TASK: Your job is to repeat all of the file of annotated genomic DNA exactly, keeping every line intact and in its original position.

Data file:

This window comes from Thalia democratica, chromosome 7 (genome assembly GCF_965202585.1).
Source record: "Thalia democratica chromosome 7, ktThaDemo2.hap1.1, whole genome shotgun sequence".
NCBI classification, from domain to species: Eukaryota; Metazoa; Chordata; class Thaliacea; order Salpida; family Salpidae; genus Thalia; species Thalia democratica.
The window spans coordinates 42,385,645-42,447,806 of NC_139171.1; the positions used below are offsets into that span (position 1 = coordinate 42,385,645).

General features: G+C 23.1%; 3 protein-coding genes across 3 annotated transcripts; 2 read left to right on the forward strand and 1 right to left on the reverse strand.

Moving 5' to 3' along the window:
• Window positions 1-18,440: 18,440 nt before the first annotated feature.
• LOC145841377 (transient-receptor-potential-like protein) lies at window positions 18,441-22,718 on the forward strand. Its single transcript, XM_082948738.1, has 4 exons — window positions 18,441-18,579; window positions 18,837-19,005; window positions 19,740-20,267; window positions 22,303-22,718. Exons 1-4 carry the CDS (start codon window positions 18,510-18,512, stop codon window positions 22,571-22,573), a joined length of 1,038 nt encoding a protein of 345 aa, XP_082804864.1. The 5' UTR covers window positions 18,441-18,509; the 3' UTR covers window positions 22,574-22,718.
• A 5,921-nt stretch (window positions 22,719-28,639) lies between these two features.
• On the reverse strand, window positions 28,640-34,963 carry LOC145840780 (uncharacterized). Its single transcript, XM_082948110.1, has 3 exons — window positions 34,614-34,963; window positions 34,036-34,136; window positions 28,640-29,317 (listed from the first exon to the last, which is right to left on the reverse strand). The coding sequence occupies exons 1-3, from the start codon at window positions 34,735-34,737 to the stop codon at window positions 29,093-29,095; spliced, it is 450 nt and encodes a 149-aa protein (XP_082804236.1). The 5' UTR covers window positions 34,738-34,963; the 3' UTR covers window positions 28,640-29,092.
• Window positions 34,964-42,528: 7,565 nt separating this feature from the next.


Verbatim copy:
This window comes from Thalia democratica, chromosome 7 (genome assembly GCF_965202585.1).
Source record: "Thalia democratica chromosome 7, ktThaDemo2.hap1.1, whole genome shotgun sequence".
NCBI classification, from domain to species: Eukaryota; Metazoa; Chordata; class Thaliacea; order Salpida; family Salpidae; genus Thalia; species Thalia democratica.
The window spans coordinates 42,385,645-42,447,806 of NC_139171.1; the positions used below are offsets into that span (position 1 = coordinate 42,385,645).

General features: G+C 23.1%; 3 protein-coding genes across 3 annotated transcripts; 2 read left to right on the forward strand and 1 right to left on the reverse strand.

Moving 5' to 3' along the window:
• Window positions 1-18,440: 18,440 nt before the first annotated feature.
• LOC145841377 (transient-receptor-potential-like protein) lies at window positions 18,441-22,718 on the forward strand. Its single transcript, XM_082948738.1, has 4 exons — window positions 18,441-18,579; window positions 18,837-19,005; window positions 19,740-20,267; window positions 22,303-22,718. Exons 1-4 carry the CDS (start codon window positions 18,510-18,512, stop codon window positions 22,571-22,573), a joined length of 1,038 nt encoding a protein of 345 aa, XP_082804864.1. The 5' UTR covers window positions 18,441-18,509; the 3' UTR covers window positions 22,574-22,718.
• A 5,921-nt stretch (window positions 22,719-28,639) lies between these two features.
• On the reverse strand, window positions 28,640-34,963 carry LOC145840780 (uncharacterized). Its single transcript, XM_082948110.1, has 3 exons — window positions 34,614-34,963; window positions 34,036-34,136; window positions 28,640-29,317 (listed from the first exon to the last, which is right to left on the reverse strand). The coding sequence occupies exons 1-3, from the start codon at window positions 34,735-34,737 to the stop codon at window positions 29,093-29,095; spliced, it is 450 nt and encodes a 149-aa protein (XP_082804236.1). The 5' UTR covers window positions 34,738-34,963; the 3' UTR covers window positions 28,640-29,092.
• Window positions 34,964-42,528: 7,565 nt separating this feature from the next.